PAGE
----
'From A Basement on the Hill' is the final studio album by Elliott Smith, one of the great musical legends of his time. In the UK, it was released posthumously in 2004, but all of these tracks were actually recorded between 2002 to 2003. Elliott had always intended to release another record, but after his death, we got this collection made up from the studio recordings that he had been planning to use. Some fans, understandably, still see this one as a compilation rather than a studio album proper.
Although we rarely turn to Elliott for a lot of 'happy' music (though he did excel in making poppy catchy melodies), this is an especially deeply emotional album, with many of it's songs strongly referencing the troubled genius' real-life battles with depression and drugs. It also contains what is quite possibly the greatest ever song of his all too brief career, the utterly gorgeous, acoustic 'Twilight', which sees the American singer-songwriter reflecting on the sometimes ineffectiveness of happiness and relationships. Also on the record is one of my own personal Elliott favourites, 'King's Crossing', with it's heart-breaking lyrics (especially ''I can't prepare for death any more. Than I already have'') which are open to interpretation, the eerie piano riff, and it's brilliant imagery, is an absolute masterpiece. The second track, 'Let's Get Loss', is a gentle folk song, which goes back to his early days, and the very poignant single 'Pretty (Ugly Before)', is a heartfelt reflection of feeling completely worthless.
Listening to those four excellent songs, and all of the other plentiful highlights on 'A Basement on the Hill', one can not help but feel the great sense of shame that we lost such a talented musician at the peak of his creative talent. I will always play his music whenever I want to hear honest, quality song-writing, the most beautiful of melodies, and a completely sincere delivery. Buy this album of Elliott's final recordings, you won't regret it if you enjoyed his previous work, and celebrate an artist who deserves his hallowed name in the history books.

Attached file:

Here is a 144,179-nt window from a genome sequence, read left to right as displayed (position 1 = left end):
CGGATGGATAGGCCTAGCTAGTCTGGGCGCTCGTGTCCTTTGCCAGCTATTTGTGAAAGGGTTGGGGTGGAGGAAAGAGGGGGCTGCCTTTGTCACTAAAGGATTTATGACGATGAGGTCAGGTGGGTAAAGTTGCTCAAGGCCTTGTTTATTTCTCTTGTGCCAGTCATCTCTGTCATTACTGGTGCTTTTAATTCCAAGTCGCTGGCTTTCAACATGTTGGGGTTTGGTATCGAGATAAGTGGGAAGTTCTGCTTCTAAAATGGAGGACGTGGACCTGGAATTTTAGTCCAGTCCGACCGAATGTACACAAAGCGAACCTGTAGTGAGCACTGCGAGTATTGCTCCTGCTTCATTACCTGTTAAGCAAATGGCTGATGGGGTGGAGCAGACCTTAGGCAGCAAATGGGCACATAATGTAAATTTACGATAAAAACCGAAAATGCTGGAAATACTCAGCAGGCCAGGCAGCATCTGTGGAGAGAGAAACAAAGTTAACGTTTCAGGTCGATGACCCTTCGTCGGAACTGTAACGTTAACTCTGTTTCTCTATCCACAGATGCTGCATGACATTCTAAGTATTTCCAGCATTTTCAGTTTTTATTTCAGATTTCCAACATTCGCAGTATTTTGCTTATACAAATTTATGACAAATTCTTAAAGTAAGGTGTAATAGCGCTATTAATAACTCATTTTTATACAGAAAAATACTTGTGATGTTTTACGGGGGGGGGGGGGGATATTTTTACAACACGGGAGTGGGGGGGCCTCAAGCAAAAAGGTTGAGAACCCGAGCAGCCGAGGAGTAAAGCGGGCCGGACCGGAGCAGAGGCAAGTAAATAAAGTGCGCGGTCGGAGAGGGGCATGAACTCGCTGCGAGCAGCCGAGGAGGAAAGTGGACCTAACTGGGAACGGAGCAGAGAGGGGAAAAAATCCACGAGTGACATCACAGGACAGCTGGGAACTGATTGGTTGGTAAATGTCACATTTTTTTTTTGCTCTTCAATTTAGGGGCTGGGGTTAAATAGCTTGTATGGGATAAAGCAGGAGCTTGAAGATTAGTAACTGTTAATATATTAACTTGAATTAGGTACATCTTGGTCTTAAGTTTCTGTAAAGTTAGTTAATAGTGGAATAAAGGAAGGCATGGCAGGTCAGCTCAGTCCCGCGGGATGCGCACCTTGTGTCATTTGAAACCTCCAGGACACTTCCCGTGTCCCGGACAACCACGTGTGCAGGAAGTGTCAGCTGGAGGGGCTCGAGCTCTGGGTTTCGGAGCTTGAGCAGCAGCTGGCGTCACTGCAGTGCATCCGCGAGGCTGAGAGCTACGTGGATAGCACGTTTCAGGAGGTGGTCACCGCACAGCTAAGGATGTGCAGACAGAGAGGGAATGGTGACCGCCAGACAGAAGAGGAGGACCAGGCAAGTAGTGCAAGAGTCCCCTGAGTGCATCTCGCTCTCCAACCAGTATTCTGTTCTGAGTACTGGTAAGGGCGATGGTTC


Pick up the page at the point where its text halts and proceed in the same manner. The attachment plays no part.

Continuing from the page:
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I haven't got much to say that hasn't been said before, but this is one of my all-time favourite albums and I just wanted to add to the long list of tributes. Yes, it was released posthumously, but don't assume this is some kind of half-baked cash-in on his tragic death, or a pile of demos never meant to see the light of day a la Jeff Buckley's 'second album'. No-one is suggesting that Basement is exactly the album that Smith would have intended it to be, had he lived, but quality-wise you just can't fault it.
There are so many beautiful songs here that it's kind of mind-blowing. A Passing Feeling, The Last Hour, Memory Lane, Pretty (Ugly Before) are some of my personal favourites. The recent release of New Moon shows what an astonishing number of top-notch songs he had just knocking around in his back catalogue, the sort of tunes that today's legion of horribly insipid singer-songwriters would probably give a kidney for. These are beautiful songs about ugly things, though: drugs, depression, mental illness. Great for providing solace when you're feeling down yourself, but not so good for those who like their lyrics upbeat, and the mood here is way more melancholy than some previous releases (Figure 8, Either/Or). As for me personally, I'd take Smith's anguish over a breezy pop song any day of the week. And Basement is one of those rare gems - an album I can listen to all the way through without skipping a single track. He saved the best till last.
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